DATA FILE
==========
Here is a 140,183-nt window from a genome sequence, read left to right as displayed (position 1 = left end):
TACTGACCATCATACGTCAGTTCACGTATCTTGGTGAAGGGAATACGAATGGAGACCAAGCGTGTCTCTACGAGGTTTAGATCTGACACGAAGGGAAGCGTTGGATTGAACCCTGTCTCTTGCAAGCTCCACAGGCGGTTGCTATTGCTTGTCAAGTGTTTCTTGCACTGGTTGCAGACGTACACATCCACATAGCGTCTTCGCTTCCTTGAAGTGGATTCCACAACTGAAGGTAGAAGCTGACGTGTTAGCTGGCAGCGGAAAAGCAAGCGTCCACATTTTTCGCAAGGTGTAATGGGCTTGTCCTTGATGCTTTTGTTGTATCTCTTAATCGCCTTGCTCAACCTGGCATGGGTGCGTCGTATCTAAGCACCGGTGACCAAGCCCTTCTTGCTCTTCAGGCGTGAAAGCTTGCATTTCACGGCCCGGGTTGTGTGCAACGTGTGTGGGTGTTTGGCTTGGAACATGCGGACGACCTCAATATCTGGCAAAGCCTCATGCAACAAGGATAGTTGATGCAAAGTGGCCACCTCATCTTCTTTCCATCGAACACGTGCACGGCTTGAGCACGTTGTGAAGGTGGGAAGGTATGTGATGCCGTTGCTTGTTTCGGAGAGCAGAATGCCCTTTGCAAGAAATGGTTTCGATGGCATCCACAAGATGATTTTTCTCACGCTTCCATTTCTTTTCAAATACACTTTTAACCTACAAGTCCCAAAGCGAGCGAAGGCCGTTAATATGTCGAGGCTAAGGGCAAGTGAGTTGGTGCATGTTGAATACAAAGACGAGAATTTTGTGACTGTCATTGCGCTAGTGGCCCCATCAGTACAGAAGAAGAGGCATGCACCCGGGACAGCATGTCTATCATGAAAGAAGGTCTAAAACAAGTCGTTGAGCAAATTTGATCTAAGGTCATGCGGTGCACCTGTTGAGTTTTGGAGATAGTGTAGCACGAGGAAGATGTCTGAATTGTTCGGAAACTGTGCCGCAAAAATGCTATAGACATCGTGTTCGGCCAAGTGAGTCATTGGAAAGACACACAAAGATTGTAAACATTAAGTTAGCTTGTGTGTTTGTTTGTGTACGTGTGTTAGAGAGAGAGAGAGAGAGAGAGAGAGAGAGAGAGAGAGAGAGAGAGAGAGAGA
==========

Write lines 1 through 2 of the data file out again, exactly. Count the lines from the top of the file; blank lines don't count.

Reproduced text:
Here is a 140,183-nt window from a genome sequence, read left to right as displayed (position 1 = left end):
TACTGACCATCATACGTCAGTTCACGTATCTTGGTGAAGGGAATACGAATGGAGACCAAGCGTGTCTCTACGAGGTTTAGATCTGACACGAAGGGAAGCGTTGGATTGAACCCTGTCTCTTGCAAGCTCCACAGGCGGTTGCTATTGCTTGTCAAGTGTTTCTTGCACTGGTTGCAGACGTACACATCCACATAGCGTCTTCGCTTCCTTGAAGTGGATTCCACAACTGAAGGTAGAAGCTGACGTGTTAGCTGGCAGCGGAAAAGCAAGCGTCCACATTTTTCGCAAGGTGTAATGGGCTTGTCCTTGATGCTTTTGTTGTATCTCTTAATCGCCTTGCTCAACCTGGCATGGGTGCGTCGTATCTAAGCACCGGTGACCAAGCCCTTCTTGCTCTTCAGGCGTGAAAGCTTGCATTTCACGGCCCGGGTTGTGTGCAACGTGTGTGGGTGTTTGGCTTGGAACATGCGGACGACCTCAATATCTGGCAAAGCCTCATGCAACAAGGATAGTTGATGCAAAGTGGCCACCTCATCTTCTTTCCATCGAACACGTGCACGGCTTGAGCACGTTGTGAAGGTGGGAAGGTATGTGATGCCGTTGCTTGTTTCGGAGAGCAGAATGCCCTTTGCAAGAAATGGTTTCGATGGCATCCACAAGATGATTTTTCTCACGCTTCCATTTCTTTTCAAATACACTTTTAACCTACAAGTCCCAAAGCGAGCGAAGGCCGTTAATATGTCGAGGCTAAGGGCAAGTGAGTTGGTGCATGTTGAATACAAAGACGAGAATTTTGTGACTGTCATTGCGCTAGTGGCCCCATCAGTACAGAAGAAGAGGCATGCACCCGGGACAGCATGTCTATCATGAAAGAAGGTCTAAAACAAGTCGTTGAGCAAATTTGATCTAAGGTCATGCGGTGCACCTGTTGAGTTTTGGAGATAGTGTAGCACGAGGAAGATGTCTGAATTGTTCGGAAACTGTGCCGCAAAAATGCTATAGACATCGTGTTCGGCCAAGTGAGTCATTGGAAAGACACACAAAGATTGTAAACATTAAGTTAGCTTGTGTGTTTGTTTGTGTACGTGTGTTAGAGAGAGAGAGAGAGAGAGAGAGAGAGAGAGAGAGAGAGAGAGAGAGAGAGA